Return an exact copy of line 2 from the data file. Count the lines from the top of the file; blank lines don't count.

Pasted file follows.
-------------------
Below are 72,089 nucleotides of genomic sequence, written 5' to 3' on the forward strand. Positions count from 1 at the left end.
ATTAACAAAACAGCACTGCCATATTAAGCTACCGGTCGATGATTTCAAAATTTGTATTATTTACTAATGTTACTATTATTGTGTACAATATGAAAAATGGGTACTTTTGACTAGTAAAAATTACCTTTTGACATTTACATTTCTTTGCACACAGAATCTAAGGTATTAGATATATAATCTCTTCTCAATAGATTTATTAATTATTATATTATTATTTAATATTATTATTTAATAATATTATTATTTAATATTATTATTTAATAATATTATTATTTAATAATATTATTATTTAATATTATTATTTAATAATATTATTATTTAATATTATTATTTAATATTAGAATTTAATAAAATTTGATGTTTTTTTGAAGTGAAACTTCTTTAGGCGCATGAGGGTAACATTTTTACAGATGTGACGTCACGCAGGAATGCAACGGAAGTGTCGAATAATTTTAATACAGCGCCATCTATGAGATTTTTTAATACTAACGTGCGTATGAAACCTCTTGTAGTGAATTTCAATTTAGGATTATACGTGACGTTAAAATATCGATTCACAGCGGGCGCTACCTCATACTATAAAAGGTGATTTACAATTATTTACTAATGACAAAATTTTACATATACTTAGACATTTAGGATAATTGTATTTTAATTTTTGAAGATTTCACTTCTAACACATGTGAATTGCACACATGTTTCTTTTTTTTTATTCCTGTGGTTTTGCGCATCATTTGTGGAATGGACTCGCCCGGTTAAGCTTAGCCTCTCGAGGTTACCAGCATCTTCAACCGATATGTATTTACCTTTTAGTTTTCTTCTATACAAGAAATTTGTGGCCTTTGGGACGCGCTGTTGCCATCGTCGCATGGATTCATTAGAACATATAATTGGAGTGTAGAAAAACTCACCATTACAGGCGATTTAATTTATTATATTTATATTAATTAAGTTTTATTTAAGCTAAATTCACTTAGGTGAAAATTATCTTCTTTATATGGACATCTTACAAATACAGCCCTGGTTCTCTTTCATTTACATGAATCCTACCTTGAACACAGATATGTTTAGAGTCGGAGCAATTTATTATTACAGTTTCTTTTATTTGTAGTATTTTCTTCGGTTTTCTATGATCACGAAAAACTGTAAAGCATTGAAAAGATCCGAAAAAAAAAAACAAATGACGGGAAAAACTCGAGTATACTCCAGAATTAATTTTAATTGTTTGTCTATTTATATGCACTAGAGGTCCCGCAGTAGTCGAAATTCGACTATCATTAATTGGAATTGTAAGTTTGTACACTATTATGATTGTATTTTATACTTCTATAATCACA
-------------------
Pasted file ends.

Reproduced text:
ATTAACAAAACAGCACTGCCATATTAAGCTACCGGTCGATGATTTCAAAATTTGTATTATTTACTAATGTTACTATTATTGTGTACAATATGAAAAATGGGTACTTTTGACTAGTAAAAATTACCTTTTGACATTTACATTTCTTTGCACACAGAATCTAAGGTATTAGATATATAATCTCTTCTCAATAGATTTATTAATTATTATATTATTATTTAATATTATTATTTAATAATATTATTATTTAATATTATTATTTAATAATATTATTATTTAATAATATTATTATTTAATATTATTATTTAATAATATTATTATTTAATATTATTATTTAATATTAGAATTTAATAAAATTTGATGTTTTTTTGAAGTGAAACTTCTTTAGGCGCATGAGGGTAACATTTTTACAGATGTGACGTCACGCAGGAATGCAACGGAAGTGTCGAATAATTTTAATACAGCGCCATCTATGAGATTTTTTAATACTAACGTGCGTATGAAACCTCTTGTAGTGAATTTCAATTTAGGATTATACGTGACGTTAAAATATCGATTCACAGCGGGCGCTACCTCATACTATAAAAGGTGATTTACAATTATTTACTAATGACAAAATTTTACATATACTTAGACATTTAGGATAATTGTATTTTAATTTTTGAAGATTTCACTTCTAACACATGTGAATTGCACACATGTTTCTTTTTTTTTATTCCTGTGGTTTTGCGCATCATTTGTGGAATGGACTCGCCCGGTTAAGCTTAGCCTCTCGAGGTTACCAGCATCTTCAACCGATATGTATTTACCTTTTAGTTTTCTTCTATACAAGAAATTTGTGGCCTTTGGGACGCGCTGTTGCCATCGTCGCATGGATTCATTAGAACATATAATTGGAGTGTAGAAAAACTCACCATTACAGGCGATTTAATTTATTATATTTATATTAATTAAGTTTTATTTAAGCTAAATTCACTTAGGTGAAAATTATCTTCTTTATATGGACATCTTACAAATACAGCCCTGGTTCTCTTTCATTTACATGAATCCTACCTTGAACACAGATATGTTTAGAGTCGGAGCAATTTATTATTACAGTTTCTTTTATTTGTAGTATTTTCTTCGGTTTTCTATGATCACGAAAAACTGTAAAGCATTGAAAAGATCCGAAAAAAAAAAACAAATGACGGGAAAAACTCGAGTATACTCCAGAATTAATTTTAATTGTTTGTCTATTTATATGCACTAGAGGTCCCGCAGTAGTCGAAATTCGACTATCATTAATTGGAATTGTAAGTTTGTACACTATTATGATTGTATTTTATACTTCTATAATCACA